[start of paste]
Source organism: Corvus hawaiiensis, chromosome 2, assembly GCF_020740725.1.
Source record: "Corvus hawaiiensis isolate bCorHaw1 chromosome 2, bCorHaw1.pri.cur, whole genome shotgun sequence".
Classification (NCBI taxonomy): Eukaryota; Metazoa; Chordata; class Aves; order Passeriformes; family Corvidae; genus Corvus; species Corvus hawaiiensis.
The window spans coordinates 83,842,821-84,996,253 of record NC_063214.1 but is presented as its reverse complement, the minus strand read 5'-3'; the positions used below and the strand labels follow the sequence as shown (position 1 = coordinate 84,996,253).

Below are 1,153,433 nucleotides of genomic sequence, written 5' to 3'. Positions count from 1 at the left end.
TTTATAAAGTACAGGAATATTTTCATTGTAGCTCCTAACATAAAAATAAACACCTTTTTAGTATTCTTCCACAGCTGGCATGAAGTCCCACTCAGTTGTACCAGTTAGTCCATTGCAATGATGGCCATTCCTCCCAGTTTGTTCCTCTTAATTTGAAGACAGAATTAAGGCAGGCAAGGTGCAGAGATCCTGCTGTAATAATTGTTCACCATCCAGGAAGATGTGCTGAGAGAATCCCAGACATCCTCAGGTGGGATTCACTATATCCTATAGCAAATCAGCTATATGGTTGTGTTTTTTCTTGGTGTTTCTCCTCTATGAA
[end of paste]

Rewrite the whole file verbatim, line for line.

Source organism: Corvus hawaiiensis, chromosome 2, assembly GCF_020740725.1.
Source record: "Corvus hawaiiensis isolate bCorHaw1 chromosome 2, bCorHaw1.pri.cur, whole genome shotgun sequence".
Classification (NCBI taxonomy): Eukaryota; Metazoa; Chordata; class Aves; order Passeriformes; family Corvidae; genus Corvus; species Corvus hawaiiensis.
The window spans coordinates 83,842,821-84,996,253 of record NC_063214.1 but is presented as its reverse complement, the minus strand read 5'-3'; the positions used below and the strand labels follow the sequence as shown (position 1 = coordinate 84,996,253).

Below are 1,153,433 nucleotides of genomic sequence, written 5' to 3'. Positions count from 1 at the left end.
TTTATAAAGTACAGGAATATTTTCATTGTAGCTCCTAACATAAAAATAAACACCTTTTTAGTATTCTTCCACAGCTGGCATGAAGTCCCACTCAGTTGTACCAGTTAGTCCATTGCAATGATGGCCATTCCTCCCAGTTTGTTCCTCTTAATTTGAAGACAGAATTAAGGCAGGCAAGGTGCAGAGATCCTGCTGTAATAATTGTTCACCATCCAGGAAGATGTGCTGAGAGAATCCCAGACATCCTCAGGTGGGATTCACTATATCCTATAGCAAATCAGCTATATGGTTGTGTTTTTTCTTGGTGTTTCTCCTCTATGAA